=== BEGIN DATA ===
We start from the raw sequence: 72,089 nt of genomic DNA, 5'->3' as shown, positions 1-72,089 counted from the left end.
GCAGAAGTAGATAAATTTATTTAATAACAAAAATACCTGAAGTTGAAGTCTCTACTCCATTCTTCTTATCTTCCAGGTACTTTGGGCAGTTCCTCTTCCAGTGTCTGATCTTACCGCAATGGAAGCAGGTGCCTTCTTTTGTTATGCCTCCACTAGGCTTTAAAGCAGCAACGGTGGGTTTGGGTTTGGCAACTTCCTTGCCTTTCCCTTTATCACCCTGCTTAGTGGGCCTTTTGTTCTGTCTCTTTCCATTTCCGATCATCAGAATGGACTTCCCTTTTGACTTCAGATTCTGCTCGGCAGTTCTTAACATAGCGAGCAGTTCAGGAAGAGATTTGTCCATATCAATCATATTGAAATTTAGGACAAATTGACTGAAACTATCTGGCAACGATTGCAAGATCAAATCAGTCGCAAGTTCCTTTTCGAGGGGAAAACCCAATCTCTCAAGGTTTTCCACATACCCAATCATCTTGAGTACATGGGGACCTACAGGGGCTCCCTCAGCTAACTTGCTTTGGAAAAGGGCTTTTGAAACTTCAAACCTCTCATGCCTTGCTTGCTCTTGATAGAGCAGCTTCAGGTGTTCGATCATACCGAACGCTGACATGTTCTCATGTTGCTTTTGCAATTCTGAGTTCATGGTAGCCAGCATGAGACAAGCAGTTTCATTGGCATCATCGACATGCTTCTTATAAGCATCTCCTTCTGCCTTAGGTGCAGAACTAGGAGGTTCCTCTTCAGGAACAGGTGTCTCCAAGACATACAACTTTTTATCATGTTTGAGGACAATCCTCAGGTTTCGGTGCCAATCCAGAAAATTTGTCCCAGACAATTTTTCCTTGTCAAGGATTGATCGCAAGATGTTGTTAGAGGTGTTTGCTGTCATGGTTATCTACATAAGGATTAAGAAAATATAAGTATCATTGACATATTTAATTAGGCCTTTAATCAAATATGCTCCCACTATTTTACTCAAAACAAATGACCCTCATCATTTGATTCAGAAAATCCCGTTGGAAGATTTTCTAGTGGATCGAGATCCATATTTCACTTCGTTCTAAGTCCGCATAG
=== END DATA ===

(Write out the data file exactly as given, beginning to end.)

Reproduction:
We start from the raw sequence: 72,089 nt of genomic DNA, 5'->3' as shown, positions 1-72,089 counted from the left end.
GCAGAAGTAGATAAATTTATTTAATAACAAAAATACCTGAAGTTGAAGTCTCTACTCCATTCTTCTTATCTTCCAGGTACTTTGGGCAGTTCCTCTTCCAGTGTCTGATCTTACCGCAATGGAAGCAGGTGCCTTCTTTTGTTATGCCTCCACTAGGCTTTAAAGCAGCAACGGTGGGTTTGGGTTTGGCAACTTCCTTGCCTTTCCCTTTATCACCCTGCTTAGTGGGCCTTTTGTTCTGTCTCTTTCCATTTCCGATCATCAGAATGGACTTCCCTTTTGACTTCAGATTCTGCTCGGCAGTTCTTAACATAGCGAGCAGTTCAGGAAGAGATTTGTCCATATCAATCATATTGAAATTTAGGACAAATTGACTGAAACTATCTGGCAACGATTGCAAGATCAAATCAGTCGCAAGTTCCTTTTCGAGGGGAAAACCCAATCTCTCAAGGTTTTCCACATACCCAATCATCTTGAGTACATGGGGACCTACAGGGGCTCCCTCAGCTAACTTGCTTTGGAAAAGGGCTTTTGAAACTTCAAACCTCTCATGCCTTGCTTGCTCTTGATAGAGCAGCTTCAGGTGTTCGATCATACCGAACGCTGACATGTTCTCATGTTGCTTTTGCAATTCTGAGTTCATGGTAGCCAGCATGAGACAAGCAGTTTCATTGGCATCATCGACATGCTTCTTATAAGCATCTCCTTCTGCCTTAGGTGCAGAACTAGGAGGTTCCTCTTCAGGAACAGGTGTCTCCAAGACATACAACTTTTTATCATGTTTGAGGACAATCCTCAGGTTTCGGTGCCAATCCAGAAAATTTGTCCCAGACAATTTTTCCTTGTCAAGGATTGATCGCAAGATGTTGTTAGAGGTGTTTGCTGTCATGGTTATCTACATAAGGATTAAGAAAATATAAGTATCATTGACATATTTAATTAGGCCTTTAATCAAATATGCTCCCACTATTTTACTCAAAACAAATGACCCTCATCATTTGATTCAGAAAATCCCGTTGGAAGATTTTCTAGTGGATCGAGATCCATATTTCACTTCGTTCTAAGTCCGCATAG